In the following scenario, does the person have a reasonable expectation of privacy?
Assuming the police may bring a dog to "sniff" a vehicle stopped for a routine traffic violation, can the police detain the vehicle and its passengers beyond the time needed to handle the traffic stop?
I think that more detail will be needed in being able to fully address the issue of privacy. The first thing that jumps out in my mind is the establishment of probable cause to initiate the search. From the description offered, it seems that there is little in way of probable cause to bring out the police dog on a routine traffic violation. I think that more of a discussion of probable cause is needed in this explanation, in terms of why the police would jump to the use of a police dog in such a situation on something as routine as a traffic violation. If there is sufficient probable cause, then I think that the use of a dog could be warranted, but, as I said, more detail is needed in this setting. On the issue of detainment, I think that this is a bit more open to interpretation. Ensuring the due process of any individual who is detained by the police is a fairly time consuming process. This might involve conducting an examination of the driver’s license of the individual driving and the license and registration of the vehicle. This takes time and while I am sure all attempts are made to make this a “speedy” process, I think that this can be seen as detaining individuals. In the interests of further due process, or the extensive right of each individual’s ability to be heard, I think that time consumption can be seen as a part of this. To what extent this is “stretchable” by the individuals could be seen as another part of the equation of reasonable expectation of privacy.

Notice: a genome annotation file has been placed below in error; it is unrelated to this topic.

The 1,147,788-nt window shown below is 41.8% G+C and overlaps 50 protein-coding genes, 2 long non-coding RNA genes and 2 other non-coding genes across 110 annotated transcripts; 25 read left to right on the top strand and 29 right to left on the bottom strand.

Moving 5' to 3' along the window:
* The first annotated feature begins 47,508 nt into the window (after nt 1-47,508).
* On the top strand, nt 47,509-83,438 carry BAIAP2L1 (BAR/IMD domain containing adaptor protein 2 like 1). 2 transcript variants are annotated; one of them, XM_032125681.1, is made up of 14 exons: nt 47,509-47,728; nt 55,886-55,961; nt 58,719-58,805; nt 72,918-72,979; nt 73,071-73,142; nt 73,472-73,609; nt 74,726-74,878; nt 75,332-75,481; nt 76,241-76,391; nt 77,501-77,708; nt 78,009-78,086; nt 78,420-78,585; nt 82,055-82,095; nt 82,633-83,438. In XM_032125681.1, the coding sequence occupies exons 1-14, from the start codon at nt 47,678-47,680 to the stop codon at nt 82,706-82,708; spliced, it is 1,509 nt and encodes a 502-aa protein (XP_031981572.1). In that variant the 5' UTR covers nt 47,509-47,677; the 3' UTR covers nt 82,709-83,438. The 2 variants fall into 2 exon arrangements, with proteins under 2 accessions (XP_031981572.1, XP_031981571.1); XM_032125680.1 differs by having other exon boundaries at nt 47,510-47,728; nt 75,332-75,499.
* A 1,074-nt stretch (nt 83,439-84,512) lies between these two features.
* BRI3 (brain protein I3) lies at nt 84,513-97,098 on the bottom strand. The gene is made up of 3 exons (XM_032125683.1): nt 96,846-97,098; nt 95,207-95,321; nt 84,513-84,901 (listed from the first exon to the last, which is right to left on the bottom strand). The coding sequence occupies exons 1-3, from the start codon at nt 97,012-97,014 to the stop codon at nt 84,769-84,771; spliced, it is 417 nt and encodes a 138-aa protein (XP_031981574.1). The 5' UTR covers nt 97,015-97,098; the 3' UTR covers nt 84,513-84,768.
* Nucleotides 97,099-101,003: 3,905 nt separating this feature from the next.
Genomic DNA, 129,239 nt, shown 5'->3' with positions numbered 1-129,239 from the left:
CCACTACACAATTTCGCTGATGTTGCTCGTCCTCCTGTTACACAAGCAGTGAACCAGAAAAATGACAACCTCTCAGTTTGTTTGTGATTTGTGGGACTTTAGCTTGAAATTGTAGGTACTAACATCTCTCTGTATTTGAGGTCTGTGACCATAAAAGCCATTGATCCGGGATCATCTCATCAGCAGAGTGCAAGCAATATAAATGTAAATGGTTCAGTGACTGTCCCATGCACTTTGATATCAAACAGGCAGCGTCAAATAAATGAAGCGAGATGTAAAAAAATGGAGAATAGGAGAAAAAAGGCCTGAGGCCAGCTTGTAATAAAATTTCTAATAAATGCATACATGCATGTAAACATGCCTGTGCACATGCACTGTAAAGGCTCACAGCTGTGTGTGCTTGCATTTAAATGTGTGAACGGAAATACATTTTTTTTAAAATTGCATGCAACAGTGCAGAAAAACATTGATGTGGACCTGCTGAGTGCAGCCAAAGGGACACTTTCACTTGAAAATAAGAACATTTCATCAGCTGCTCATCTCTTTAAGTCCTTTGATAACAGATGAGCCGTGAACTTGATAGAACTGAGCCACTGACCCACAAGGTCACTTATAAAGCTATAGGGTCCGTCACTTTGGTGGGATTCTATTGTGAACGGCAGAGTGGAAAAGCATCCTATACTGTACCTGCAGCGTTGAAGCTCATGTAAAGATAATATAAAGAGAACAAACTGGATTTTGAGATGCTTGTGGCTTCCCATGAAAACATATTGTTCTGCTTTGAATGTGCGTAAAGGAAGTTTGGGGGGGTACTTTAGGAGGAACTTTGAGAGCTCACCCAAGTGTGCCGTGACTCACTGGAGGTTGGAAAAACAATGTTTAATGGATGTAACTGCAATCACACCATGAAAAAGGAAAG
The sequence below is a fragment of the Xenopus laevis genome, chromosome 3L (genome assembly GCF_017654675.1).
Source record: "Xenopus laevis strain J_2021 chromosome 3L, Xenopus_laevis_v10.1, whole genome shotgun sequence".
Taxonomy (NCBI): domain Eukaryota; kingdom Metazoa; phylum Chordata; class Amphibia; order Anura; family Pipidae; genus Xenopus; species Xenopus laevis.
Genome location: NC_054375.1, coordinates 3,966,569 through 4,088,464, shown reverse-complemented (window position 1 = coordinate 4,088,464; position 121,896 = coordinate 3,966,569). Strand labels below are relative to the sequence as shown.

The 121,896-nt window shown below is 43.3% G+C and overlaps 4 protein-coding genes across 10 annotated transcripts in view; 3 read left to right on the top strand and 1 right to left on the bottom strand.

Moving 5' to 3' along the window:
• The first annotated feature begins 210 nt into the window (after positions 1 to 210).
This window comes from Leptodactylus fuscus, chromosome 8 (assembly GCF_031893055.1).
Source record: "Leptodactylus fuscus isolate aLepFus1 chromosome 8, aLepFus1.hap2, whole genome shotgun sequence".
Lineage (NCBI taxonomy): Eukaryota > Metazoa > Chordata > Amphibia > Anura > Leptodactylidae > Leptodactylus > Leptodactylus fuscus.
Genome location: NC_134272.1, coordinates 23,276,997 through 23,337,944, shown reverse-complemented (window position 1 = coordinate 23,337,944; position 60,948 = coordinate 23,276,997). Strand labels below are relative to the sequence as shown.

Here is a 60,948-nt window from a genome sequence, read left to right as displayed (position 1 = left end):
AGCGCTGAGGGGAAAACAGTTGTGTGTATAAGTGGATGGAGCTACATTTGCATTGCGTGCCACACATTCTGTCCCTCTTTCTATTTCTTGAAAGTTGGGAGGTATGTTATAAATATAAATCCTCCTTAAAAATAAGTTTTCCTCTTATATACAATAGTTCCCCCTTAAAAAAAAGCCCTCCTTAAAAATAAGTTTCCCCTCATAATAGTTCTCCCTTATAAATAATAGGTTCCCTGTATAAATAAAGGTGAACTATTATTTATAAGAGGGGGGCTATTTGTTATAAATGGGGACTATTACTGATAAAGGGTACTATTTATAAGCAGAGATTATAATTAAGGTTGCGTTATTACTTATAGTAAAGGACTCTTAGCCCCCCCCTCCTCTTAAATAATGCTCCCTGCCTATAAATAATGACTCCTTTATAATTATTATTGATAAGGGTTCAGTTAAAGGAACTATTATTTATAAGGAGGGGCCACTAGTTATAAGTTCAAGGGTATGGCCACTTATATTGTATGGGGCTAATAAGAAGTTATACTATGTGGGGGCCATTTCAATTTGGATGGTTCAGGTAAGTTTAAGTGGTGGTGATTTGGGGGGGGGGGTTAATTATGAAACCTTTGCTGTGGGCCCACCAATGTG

Given the facts you have provided, and assuming this was a routine traffic stop, and there is no independant probable cause to search the vehicle, no, you may not detain the vehicle and occupants beyond the time required for the traffic stop itself.
However,should there be independant probable cause to search the vehicle- the smell of marijuana coming from the vehicle for example- then you make briefly detain the vehicle and occupants while you search (you are now conducting a "Terry stop"), and you may bring the dog to scene. The question of how long you make detain them while searching/bringing the dog has been the subject of a number of appellent cases over the years, and there is no hard and fast tule.